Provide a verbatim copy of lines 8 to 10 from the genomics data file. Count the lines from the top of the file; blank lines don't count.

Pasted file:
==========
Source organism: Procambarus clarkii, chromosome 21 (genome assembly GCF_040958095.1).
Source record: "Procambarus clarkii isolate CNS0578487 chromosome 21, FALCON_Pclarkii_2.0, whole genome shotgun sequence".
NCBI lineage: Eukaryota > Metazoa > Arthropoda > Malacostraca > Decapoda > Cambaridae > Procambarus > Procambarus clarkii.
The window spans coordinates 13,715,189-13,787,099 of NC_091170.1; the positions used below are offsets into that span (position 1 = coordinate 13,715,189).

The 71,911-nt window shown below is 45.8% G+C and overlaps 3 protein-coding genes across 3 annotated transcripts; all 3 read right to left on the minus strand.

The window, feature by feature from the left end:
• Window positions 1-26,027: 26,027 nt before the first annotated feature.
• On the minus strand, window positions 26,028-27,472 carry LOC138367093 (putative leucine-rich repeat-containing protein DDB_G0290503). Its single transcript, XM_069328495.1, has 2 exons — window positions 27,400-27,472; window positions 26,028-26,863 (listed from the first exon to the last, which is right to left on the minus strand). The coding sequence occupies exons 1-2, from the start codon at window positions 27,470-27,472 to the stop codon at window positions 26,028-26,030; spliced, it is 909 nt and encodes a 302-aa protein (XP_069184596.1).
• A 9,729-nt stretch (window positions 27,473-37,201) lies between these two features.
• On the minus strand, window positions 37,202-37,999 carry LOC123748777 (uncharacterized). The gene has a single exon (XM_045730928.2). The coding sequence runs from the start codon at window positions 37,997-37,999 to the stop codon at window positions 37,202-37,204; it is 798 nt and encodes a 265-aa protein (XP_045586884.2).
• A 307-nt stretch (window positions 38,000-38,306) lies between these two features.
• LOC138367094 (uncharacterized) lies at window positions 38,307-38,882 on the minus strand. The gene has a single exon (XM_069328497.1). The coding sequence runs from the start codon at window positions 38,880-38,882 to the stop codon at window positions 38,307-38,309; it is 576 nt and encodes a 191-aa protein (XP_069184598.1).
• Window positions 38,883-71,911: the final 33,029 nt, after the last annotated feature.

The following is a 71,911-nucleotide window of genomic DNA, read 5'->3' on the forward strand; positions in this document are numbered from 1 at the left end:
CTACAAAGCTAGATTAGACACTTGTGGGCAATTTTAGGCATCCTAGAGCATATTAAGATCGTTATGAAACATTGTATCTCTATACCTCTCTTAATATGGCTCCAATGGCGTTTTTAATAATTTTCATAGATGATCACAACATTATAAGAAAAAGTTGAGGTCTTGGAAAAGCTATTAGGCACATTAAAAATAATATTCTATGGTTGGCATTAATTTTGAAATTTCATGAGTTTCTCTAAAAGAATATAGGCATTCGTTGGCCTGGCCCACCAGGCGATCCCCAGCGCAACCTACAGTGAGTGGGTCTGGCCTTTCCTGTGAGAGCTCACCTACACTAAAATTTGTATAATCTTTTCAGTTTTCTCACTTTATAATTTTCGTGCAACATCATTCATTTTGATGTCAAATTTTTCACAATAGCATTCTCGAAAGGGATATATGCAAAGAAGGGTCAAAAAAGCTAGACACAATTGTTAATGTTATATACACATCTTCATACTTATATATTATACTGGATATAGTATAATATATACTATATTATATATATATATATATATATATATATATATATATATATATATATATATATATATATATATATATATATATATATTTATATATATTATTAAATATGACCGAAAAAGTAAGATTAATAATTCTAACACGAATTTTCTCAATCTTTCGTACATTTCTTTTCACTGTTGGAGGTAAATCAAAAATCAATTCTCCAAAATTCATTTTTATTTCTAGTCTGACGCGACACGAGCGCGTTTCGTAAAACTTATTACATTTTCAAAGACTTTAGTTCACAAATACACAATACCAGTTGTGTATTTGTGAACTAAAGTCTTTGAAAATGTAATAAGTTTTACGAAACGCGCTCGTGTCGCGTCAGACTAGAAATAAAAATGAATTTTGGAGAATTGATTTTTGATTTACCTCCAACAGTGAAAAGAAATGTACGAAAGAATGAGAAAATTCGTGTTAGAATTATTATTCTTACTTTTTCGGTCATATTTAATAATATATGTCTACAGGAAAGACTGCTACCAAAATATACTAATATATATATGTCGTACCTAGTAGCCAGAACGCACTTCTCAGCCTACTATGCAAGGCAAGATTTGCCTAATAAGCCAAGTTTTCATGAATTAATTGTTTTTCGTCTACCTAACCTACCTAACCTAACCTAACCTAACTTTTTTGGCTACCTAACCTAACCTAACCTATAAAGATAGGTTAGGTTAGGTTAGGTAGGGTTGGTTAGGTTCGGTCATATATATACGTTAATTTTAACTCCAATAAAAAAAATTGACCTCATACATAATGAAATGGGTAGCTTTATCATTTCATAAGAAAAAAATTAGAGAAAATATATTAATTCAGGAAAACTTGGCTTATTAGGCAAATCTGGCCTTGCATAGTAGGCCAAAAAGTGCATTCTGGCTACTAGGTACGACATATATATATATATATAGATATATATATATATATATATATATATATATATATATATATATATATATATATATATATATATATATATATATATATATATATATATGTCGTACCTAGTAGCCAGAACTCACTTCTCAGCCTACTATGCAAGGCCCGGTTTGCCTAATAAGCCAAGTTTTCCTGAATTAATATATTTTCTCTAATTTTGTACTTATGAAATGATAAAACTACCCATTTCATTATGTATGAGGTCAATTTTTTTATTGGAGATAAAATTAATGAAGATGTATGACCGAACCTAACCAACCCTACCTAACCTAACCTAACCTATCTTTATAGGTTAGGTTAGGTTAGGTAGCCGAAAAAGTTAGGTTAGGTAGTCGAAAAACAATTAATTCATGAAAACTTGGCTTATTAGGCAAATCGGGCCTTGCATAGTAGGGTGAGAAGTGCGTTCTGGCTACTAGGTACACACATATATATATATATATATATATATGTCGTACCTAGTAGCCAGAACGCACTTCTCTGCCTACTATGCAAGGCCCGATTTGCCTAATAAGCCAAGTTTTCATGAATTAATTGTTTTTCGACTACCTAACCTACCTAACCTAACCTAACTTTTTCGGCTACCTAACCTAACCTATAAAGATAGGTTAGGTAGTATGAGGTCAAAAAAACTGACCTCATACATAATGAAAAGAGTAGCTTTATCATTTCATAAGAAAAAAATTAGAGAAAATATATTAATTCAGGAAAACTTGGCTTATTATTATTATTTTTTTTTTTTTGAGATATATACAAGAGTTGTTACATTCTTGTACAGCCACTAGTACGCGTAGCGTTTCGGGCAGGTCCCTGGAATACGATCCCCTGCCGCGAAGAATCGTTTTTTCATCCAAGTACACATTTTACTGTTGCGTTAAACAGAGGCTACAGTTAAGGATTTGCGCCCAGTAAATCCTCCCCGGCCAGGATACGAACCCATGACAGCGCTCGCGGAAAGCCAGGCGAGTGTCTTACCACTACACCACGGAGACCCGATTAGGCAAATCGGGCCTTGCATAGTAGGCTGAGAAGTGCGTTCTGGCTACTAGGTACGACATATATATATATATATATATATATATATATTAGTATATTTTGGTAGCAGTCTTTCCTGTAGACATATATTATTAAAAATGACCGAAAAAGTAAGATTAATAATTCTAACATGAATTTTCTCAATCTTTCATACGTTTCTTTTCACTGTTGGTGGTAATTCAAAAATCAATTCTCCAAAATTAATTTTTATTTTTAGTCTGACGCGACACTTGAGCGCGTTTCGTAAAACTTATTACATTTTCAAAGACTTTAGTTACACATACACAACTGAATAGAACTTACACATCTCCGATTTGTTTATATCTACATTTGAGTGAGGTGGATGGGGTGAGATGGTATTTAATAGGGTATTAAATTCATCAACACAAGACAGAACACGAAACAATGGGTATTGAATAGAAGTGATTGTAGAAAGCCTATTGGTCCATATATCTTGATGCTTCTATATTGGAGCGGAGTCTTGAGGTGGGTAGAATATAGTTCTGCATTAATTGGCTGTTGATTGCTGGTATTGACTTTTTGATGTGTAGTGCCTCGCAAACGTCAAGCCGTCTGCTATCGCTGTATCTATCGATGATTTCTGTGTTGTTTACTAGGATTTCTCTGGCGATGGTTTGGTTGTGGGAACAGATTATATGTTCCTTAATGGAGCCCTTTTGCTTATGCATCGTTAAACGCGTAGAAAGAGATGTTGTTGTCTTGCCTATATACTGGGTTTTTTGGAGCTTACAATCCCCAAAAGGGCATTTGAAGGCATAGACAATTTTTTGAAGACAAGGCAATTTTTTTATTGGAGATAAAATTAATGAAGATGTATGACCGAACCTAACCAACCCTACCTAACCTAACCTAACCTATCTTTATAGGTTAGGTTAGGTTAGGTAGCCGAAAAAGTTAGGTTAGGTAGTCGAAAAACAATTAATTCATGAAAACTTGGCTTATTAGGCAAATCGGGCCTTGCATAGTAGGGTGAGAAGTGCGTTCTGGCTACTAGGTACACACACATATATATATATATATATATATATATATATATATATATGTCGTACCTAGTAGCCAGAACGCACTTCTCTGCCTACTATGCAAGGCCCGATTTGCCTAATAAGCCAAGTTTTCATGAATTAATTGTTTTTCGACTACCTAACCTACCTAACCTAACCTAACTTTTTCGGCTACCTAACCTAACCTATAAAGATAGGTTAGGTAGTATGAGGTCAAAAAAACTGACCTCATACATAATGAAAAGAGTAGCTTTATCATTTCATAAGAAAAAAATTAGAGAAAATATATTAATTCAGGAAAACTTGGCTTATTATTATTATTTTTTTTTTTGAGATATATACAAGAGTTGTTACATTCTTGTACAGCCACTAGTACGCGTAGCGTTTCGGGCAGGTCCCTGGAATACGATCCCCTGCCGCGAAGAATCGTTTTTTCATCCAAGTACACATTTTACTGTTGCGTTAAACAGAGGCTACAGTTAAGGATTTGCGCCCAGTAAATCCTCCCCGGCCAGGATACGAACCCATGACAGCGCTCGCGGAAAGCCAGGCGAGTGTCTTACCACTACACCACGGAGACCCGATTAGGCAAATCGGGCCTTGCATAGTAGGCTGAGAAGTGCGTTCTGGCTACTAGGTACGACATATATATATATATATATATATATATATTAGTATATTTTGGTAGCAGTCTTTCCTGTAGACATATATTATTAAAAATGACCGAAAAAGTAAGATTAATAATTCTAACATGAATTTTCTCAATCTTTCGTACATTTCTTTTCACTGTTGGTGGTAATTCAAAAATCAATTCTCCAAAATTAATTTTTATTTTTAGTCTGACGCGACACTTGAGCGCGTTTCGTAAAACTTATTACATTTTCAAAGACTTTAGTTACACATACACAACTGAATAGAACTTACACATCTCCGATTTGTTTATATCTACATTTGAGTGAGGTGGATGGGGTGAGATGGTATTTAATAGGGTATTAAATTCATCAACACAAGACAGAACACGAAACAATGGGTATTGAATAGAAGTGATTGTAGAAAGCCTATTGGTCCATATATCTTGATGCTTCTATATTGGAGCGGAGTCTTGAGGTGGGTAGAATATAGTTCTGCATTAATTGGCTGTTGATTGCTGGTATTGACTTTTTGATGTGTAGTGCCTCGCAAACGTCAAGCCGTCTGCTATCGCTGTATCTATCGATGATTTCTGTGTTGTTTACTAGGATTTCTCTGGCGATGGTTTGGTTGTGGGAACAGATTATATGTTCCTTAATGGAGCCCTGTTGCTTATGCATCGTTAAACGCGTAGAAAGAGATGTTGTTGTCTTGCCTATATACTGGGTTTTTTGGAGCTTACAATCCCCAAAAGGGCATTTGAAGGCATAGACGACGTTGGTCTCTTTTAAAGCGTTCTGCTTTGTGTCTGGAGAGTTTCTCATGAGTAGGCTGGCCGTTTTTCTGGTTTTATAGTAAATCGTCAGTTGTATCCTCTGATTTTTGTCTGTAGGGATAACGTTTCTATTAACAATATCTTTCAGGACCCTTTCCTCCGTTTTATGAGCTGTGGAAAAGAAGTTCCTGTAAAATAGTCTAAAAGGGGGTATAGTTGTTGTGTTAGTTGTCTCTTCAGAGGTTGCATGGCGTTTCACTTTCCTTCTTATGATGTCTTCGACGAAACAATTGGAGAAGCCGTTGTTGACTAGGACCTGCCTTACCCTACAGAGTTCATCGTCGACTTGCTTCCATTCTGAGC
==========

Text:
• On the minus strand, window positions 26,028-27,472 carry LOC138367093 (putative leucine-rich repeat-containing protein DDB_G0290503). Its single transcript, XM_069328495.1, has 2 exons — window positions 27,400-27,472; window positions 26,028-26,863 (listed from the first exon to the last, which is right to left on the minus strand). The coding sequence occupies exons 1-2, from the start codon at window positions 27,470-27,472 to the stop codon at window positions 26,028-26,030; spliced, it is 909 nt and encodes a 302-aa protein (XP_069184596.1).
• A 9,729-nt stretch (window positions 27,473-37,201) lies between these two features.
• On the minus strand, window positions 37,202-37,999 carry LOC123748777 (uncharacterized). The gene has a single exon (XM_045730928.2). The coding sequence runs from the start codon at window positions 37,997-37,999 to the stop codon at window positions 37,202-37,204; it is 798 nt and encodes a 265-aa protein (XP_045586884.2).